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Thursday, July 30, 2015

THE OUTSIDE MAN 1972

     


    Directed by Jacques Deray this strangely seductive French production (original French title is UN HOMME EST MORT) was shot in Los Angeles and with the exception of the lead it features a cast of familiar American faces. Combing a 70's American crime film vibe with the low key coolness (by way of Jean Pierre Melville) Gallic style production its one of those films that in spite of its stellar cast has fallen off the radar through the years. With its off kilter plot maybe adding to its cult status, its seems like a movie that would be ripe for re-discovery as a cult film .
    French hit man Lucien Bellon (Jean-Louise Trintignant) arrives in Los Angeles to kill an American gangster (film noir staple Ted de Corsia in his last role). Dully carrying out his assignment as the gangsters wife (Angie Dickinson) and son stand mutely by and watch, he returns to his hotel and finds his passport and luggage missing with another hit man (Roy Scheider) gunning for him. The pair then play a cat mouse game through the sun baked seediness of early 70's Los Angeles.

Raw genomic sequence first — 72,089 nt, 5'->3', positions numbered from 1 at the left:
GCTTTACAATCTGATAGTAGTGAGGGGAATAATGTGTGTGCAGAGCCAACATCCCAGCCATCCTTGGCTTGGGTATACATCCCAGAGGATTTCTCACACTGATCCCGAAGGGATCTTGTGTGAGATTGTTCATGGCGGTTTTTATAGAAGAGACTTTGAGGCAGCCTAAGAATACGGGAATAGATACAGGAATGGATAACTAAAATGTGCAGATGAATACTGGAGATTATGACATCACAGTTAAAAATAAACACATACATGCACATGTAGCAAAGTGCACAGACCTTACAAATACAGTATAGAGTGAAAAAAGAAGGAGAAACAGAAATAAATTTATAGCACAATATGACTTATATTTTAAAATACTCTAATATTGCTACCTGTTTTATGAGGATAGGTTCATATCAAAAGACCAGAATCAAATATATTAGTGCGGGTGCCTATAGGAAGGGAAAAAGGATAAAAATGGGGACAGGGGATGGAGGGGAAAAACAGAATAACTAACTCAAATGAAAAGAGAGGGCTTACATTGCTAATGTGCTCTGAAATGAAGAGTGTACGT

Along the way Trintignant hooks up with a hardened topless bar manager (played with a tough as nails brassiness by Ann Margaret) as he attempts to navigate through a totally alien world where he doesn't even speak the language. Director Deray uses the city as almost a main character with its endless freeways, concrete lined streets and intrusive modern technology including TV's that drone away in the back ground at every possible moment. The film is reminiscent somewhat of John Boorman's excellent L.A. based neo noir POINT BLANK with its detached protagonist wondering through a cold mechanized world.


    Thom Anderson is his excellent documentary L.A. PLAYS ITSELF calls THE OUTSIDE MAN "the most precise portrait of the city there is". Among the films highlights are a shoot out at a dreary looking Venice Beach, a confrontation at a funeral home with Ted De Corsia's embalmed corpse front and center and Georgia Engel (THE MARY TYLER MOORE SHOW) who along with her son (Jackie Earle Haley in his first role) are taken hostage by Bellon. Upon its surface the film has a lackadaisical meandering rhythm to its plot as even a car chase is filmed as though its an afterthought with it's characters wondering through the proceedings with little or no dialogue - all of which add to sense of isolation and detachment.
    The entire cast is excellent (this probably Ann Margaret's best role) and Scheider with about five lines of dialogue seems to having a great time with his role. Coming off the previous year's THE FRENCH CONNECTION he gets the central image in the promotional artwork. THE OUTSIDE MAN in available on DVD from MGM through their on demand service, but this really deserves a nice blu-ray release.


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